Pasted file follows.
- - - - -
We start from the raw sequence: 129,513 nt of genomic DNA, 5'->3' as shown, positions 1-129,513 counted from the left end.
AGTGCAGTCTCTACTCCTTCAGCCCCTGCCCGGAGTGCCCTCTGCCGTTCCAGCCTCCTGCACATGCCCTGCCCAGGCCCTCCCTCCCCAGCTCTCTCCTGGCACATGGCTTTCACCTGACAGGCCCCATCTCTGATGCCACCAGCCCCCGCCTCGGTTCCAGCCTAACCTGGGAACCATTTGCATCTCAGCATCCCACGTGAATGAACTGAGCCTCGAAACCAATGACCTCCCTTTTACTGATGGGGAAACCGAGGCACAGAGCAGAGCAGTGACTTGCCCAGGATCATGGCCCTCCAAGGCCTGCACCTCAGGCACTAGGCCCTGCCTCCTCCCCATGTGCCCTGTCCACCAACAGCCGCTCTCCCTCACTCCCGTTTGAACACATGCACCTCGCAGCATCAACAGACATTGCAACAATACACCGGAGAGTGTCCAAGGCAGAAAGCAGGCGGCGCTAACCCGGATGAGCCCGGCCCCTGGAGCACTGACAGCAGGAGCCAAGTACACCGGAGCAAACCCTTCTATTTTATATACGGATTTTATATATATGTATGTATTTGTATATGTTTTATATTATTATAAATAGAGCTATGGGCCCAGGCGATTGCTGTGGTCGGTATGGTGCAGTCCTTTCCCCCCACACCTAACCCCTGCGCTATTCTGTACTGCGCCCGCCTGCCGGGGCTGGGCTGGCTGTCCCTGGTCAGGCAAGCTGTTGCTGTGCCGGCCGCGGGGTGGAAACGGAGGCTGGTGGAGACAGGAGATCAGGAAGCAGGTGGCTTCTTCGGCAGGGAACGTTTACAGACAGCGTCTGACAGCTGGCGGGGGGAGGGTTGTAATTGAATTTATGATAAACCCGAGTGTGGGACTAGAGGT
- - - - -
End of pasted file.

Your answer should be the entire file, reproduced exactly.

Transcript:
We start from the raw sequence: 129,513 nt of genomic DNA, 5'->3' as shown, positions 1-129,513 counted from the left end.
AGTGCAGTCTCTACTCCTTCAGCCCCTGCCCGGAGTGCCCTCTGCCGTTCCAGCCTCCTGCACATGCCCTGCCCAGGCCCTCCCTCCCCAGCTCTCTCCTGGCACATGGCTTTCACCTGACAGGCCCCATCTCTGATGCCACCAGCCCCCGCCTCGGTTCCAGCCTAACCTGGGAACCATTTGCATCTCAGCATCCCACGTGAATGAACTGAGCCTCGAAACCAATGACCTCCCTTTTACTGATGGGGAAACCGAGGCACAGAGCAGAGCAGTGACTTGCCCAGGATCATGGCCCTCCAAGGCCTGCACCTCAGGCACTAGGCCCTGCCTCCTCCCCATGTGCCCTGTCCACCAACAGCCGCTCTCCCTCACTCCCGTTTGAACACATGCACCTCGCAGCATCAACAGACATTGCAACAATACACCGGAGAGTGTCCAAGGCAGAAAGCAGGCGGCGCTAACCCGGATGAGCCCGGCCCCTGGAGCACTGACAGCAGGAGCCAAGTACACCGGAGCAAACCCTTCTATTTTATATACGGATTTTATATATATGTATGTATTTGTATATGTTTTATATTATTATAAATAGAGCTATGGGCCCAGGCGATTGCTGTGGTCGGTATGGTGCAGTCCTTTCCCCCCACACCTAACCCCTGCGCTATTCTGTACTGCGCCCGCCTGCCGGGGCTGGGCTGGCTGTCCCTGGTCAGGCAAGCTGTTGCTGTGCCGGCCGCGGGGTGGAAACGGAGGCTGGTGGAGACAGGAGATCAGGAAGCAGGTGGCTTCTTCGGCAGGGAACGTTTACAGACAGCGTCTGACAGCTGGCGGGGGGAGGGTTGTAATTGAATTTATGATAAACCCGAGTGTGGGACTAGAGGT